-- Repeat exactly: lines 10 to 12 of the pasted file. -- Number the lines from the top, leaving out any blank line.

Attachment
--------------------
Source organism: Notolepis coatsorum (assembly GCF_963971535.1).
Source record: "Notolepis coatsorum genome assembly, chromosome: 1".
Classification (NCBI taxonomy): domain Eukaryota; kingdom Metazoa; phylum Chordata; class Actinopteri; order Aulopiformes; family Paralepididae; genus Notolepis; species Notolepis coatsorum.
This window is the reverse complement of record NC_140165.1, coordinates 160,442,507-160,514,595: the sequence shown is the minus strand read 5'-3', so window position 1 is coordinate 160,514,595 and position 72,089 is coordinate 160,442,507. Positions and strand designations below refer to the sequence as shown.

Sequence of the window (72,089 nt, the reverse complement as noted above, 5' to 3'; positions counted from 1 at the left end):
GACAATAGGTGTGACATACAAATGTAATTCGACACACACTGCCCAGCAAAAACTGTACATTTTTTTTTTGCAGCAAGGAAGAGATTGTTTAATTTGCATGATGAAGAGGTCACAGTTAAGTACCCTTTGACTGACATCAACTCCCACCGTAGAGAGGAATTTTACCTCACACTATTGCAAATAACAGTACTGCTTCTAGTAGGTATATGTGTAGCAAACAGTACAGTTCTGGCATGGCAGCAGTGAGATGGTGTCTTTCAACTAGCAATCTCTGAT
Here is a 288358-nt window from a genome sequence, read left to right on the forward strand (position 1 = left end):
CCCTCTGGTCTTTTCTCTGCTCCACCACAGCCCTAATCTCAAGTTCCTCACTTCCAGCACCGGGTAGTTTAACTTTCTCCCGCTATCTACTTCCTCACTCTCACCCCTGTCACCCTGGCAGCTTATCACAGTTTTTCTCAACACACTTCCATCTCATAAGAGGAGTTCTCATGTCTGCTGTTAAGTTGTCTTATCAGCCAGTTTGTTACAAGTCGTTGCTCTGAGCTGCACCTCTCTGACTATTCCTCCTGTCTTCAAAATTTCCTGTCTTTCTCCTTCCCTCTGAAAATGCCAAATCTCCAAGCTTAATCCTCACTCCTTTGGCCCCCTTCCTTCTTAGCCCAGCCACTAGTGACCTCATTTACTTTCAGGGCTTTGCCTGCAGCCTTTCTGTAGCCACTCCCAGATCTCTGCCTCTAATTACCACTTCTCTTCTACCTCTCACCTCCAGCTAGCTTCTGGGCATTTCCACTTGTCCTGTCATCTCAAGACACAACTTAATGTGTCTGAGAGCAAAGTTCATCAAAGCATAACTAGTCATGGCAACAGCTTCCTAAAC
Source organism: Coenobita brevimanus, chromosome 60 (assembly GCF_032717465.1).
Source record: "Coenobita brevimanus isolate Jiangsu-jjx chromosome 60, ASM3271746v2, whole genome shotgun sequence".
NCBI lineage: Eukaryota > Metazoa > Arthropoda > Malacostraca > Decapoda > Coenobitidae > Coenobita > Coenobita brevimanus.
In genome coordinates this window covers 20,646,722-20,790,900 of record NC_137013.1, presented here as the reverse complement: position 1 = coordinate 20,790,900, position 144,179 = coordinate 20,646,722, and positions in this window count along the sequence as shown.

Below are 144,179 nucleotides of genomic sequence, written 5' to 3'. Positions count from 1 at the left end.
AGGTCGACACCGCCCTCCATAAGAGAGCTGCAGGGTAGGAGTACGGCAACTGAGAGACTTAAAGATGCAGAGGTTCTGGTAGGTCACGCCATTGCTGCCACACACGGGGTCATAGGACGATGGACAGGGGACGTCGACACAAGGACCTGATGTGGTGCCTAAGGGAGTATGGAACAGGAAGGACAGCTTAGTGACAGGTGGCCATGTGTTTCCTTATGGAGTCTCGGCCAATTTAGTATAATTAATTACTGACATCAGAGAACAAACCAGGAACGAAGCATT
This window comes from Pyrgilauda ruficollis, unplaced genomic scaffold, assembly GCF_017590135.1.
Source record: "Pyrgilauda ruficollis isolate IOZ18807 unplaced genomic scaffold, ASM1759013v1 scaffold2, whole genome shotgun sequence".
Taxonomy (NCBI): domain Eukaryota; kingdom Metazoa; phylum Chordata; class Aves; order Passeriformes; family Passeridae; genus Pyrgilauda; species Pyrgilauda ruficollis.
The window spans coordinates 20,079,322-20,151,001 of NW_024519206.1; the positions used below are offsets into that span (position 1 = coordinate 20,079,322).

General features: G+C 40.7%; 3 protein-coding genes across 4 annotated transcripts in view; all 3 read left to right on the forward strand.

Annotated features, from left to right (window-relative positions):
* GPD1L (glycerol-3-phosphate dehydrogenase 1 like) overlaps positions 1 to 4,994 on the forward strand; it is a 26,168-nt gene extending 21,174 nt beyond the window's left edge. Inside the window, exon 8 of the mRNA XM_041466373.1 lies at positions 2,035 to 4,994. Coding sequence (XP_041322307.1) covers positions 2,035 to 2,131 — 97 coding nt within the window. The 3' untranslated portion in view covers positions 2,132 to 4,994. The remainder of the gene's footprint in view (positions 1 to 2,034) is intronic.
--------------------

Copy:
Source record: "Coenobita brevimanus isolate Jiangsu-jjx chromosome 60, ASM3271746v2, whole genome shotgun sequence".
NCBI lineage: Eukaryota > Metazoa > Arthropoda > Malacostraca > Decapoda > Coenobitidae > Coenobita > Coenobita brevimanus.
In genome coordinates this window covers 20,646,722-20,790,900 of record NC_137013.1, presented here as the reverse complement: position 1 = coordinate 20,790,900, position 144,179 = coordinate 20,646,722, and positions in this window count along the sequence as shown.